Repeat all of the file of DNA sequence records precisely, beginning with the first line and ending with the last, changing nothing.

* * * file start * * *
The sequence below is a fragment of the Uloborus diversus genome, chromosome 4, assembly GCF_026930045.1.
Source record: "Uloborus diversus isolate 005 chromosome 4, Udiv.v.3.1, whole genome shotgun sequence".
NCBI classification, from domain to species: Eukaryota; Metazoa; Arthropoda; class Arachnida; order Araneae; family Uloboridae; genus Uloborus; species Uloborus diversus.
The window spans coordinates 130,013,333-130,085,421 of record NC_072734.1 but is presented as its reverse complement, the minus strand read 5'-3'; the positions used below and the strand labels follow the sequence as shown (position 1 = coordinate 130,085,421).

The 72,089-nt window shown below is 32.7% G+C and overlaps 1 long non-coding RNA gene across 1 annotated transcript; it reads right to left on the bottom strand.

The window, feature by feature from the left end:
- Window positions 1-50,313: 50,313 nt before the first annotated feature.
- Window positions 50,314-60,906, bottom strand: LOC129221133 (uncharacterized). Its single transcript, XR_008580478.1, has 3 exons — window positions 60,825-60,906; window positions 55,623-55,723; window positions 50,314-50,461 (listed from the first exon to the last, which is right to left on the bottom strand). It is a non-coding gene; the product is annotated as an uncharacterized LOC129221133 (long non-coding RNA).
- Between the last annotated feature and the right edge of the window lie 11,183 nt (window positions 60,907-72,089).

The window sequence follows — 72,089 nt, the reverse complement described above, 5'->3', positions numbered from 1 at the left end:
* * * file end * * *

The sequence below is a fragment of the Uloborus diversus genome, chromosome 4, assembly GCF_026930045.1.
Source record: "Uloborus diversus isolate 005 chromosome 4, Udiv.v.3.1, whole genome shotgun sequence".
NCBI classification, from domain to species: Eukaryota; Metazoa; Arthropoda; class Arachnida; order Araneae; family Uloboridae; genus Uloborus; species Uloborus diversus.
The window spans coordinates 130,013,333-130,085,421 of record NC_072734.1 but is presented as its reverse complement, the minus strand read 5'-3'; the positions used below and the strand labels follow the sequence as shown (position 1 = coordinate 130,085,421).

The 72,089-nt window shown below is 32.7% G+C and overlaps 1 long non-coding RNA gene across 1 annotated transcript; it reads right to left on the bottom strand.

The window, feature by feature from the left end:
- Window positions 1-50,313: 50,313 nt before the first annotated feature.
- Window positions 50,314-60,906, bottom strand: LOC129221133 (uncharacterized). Its single transcript, XR_008580478.1, has 3 exons — window positions 60,825-60,906; window positions 55,623-55,723; window positions 50,314-50,461 (listed from the first exon to the last, which is right to left on the bottom strand). It is a non-coding gene; the product is annotated as an uncharacterized LOC129221133 (long non-coding RNA).
- Between the last annotated feature and the right edge of the window lie 11,183 nt (window positions 60,907-72,089).

The window sequence follows — 72,089 nt, the reverse complement described above, 5'->3', positions numbered from 1 at the left end: